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Why I will be getting the Covid-19 vaccine

Michael Ashton is the Chief of Medicine and Infectious Diseases Specialist at the Bermuda Hospitals Board (Photograph by Anna Nowak/BHB)

One of the Intensive Care Unit nurses approached me again as I was coming out of a patient room and asked when the vaccine for Covid-19 will become available in Bermuda. As before, we both keenly agreed that we would gratefully receive it when it finally arrives. We have only to look across the ICU to see the devastating potential of Covid-19 as a disease.

As an infectious diseases and internal medicine specialist practising in Bermuda for the past ten years, I am regularly reminded how patients can succumb to disease. Even initial appearances of health and stability can sometimes betray the fragile balance in which we all exist.

The Covid-19 pandemic rages on around the world, now with increasing efficiency, and we are far from herd immunity. Without an effective vaccine, there would be no end in sight to the pandemic, and our most vulnerable friends and family would have no hope of a normal life.

And yet after much determination and rigorous testing, there are now several approved vaccines — including mRNA vaccines — with extensive data published from multiple peer-reviewed and credible sources to establish safety and effectiveness. Remarkably, and unlike many other vaccines, Covid-19 vaccine effectiveness has been observed in most all populations, irrespective of age, race or health status.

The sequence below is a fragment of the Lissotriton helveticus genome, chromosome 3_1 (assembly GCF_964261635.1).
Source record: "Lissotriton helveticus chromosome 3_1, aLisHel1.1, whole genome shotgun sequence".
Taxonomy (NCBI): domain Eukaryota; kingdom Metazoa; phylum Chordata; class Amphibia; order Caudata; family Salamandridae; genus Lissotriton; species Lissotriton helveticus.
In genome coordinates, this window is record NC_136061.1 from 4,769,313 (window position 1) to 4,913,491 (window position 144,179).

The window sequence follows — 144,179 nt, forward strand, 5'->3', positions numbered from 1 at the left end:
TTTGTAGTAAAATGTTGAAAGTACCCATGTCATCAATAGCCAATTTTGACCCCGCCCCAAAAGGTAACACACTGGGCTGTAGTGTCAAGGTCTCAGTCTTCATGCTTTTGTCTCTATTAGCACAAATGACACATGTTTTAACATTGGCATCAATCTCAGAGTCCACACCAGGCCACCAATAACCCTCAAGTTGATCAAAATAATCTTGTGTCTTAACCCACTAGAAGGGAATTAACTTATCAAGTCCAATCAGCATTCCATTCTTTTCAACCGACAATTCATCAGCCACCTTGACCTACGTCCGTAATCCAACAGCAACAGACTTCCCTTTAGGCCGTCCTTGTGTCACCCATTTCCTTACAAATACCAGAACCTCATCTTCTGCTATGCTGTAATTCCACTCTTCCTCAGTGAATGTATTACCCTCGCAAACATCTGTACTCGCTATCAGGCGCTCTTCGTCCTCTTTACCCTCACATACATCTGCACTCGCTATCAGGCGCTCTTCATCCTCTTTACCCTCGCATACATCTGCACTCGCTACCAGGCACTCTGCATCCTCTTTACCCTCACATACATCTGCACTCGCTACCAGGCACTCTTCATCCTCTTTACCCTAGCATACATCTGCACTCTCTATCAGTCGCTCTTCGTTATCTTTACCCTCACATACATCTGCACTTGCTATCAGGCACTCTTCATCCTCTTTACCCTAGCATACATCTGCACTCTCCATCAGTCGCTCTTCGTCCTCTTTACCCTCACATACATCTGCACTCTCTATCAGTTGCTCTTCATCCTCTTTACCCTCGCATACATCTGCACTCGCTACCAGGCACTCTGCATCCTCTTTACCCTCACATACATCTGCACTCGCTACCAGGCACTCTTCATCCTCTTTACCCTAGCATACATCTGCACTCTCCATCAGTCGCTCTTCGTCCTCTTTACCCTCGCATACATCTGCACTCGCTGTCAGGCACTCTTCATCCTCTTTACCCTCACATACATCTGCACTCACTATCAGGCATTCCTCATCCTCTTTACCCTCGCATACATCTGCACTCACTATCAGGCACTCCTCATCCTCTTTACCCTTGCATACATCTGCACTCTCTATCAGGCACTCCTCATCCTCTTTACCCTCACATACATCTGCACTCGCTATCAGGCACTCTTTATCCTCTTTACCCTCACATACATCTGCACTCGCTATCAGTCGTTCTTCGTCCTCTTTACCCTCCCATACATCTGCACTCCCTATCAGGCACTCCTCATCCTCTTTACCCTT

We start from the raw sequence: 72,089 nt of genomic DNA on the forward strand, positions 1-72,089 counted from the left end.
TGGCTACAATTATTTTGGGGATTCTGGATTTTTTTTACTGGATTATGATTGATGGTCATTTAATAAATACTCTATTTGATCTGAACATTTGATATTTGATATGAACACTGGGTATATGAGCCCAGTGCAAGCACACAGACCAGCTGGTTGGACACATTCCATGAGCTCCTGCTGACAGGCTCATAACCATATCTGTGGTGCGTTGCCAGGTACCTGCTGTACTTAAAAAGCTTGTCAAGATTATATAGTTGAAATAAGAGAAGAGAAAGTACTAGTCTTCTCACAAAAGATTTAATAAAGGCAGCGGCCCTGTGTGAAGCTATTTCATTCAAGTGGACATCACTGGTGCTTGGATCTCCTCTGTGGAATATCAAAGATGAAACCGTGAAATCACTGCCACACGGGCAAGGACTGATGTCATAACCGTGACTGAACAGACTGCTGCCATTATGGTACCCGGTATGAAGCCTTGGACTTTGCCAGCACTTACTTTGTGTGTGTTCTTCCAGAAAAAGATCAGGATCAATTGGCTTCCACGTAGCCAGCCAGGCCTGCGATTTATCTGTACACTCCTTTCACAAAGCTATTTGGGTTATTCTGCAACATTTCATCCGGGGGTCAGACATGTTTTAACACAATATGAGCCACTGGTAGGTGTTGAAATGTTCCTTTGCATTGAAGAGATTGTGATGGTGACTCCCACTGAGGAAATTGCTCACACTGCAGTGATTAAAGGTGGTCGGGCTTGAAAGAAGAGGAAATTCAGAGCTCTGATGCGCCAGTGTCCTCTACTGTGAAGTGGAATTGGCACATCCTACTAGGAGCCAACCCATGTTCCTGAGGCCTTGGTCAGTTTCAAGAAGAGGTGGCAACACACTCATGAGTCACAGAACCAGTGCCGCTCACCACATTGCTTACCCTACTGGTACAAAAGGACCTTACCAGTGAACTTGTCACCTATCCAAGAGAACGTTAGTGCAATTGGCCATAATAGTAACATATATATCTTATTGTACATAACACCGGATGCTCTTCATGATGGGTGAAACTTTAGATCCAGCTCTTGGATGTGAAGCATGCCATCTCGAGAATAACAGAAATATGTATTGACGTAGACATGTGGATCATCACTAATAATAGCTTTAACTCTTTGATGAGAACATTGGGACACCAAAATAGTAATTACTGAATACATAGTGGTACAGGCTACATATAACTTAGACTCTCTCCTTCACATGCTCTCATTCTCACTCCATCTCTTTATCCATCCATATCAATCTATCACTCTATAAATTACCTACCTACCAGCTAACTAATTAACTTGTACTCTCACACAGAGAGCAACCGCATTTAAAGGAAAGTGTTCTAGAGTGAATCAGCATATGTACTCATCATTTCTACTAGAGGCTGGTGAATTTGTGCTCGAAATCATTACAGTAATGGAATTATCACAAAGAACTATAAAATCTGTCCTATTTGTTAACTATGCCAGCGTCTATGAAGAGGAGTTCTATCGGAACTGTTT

Bermuda has struggled and made great sacrifices. We have only have to look to our neighbours to recognise the great risks that we have faced. The Covid-19 vaccines now represent a safe and responsible path back to normality. To start, there will be a limited supply of vaccine, so it makes sense for the vaccine to be first available to frontline and vulnerable people. No one will ever be forced to take this vaccine, but having seen the consequences of this disease and having followed the vaccine development, I wholeheartedly encourage those eligible to receive the vaccine when it becomes available.

Ultimately, whether you take the vaccine is a personal decision — but with implications for those around you. As you weigh the risks and benefits, ensure that your sources of information are reliable, credible and preferably from peer-reviewed publications. Consider each contingency and have a plan.

For the vast majority of people, the vaccine benefits far outweigh the risks. But if you choose not to take the vaccine, are you prepared to continue to be at risk for contracting Covid-19? What will you do instead to protect yourself and those around you? And if you were to get sick, who will take care of you?

Michael Ashton is the Chief of Medicine and Infectious Diseases Specialist at the Bermuda Hospitals Board.

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Published January 09, 2021 at 8:13 am (Updated January 09, 2021 at 8:13 am)

Why I will be getting the Covid-19 vaccine

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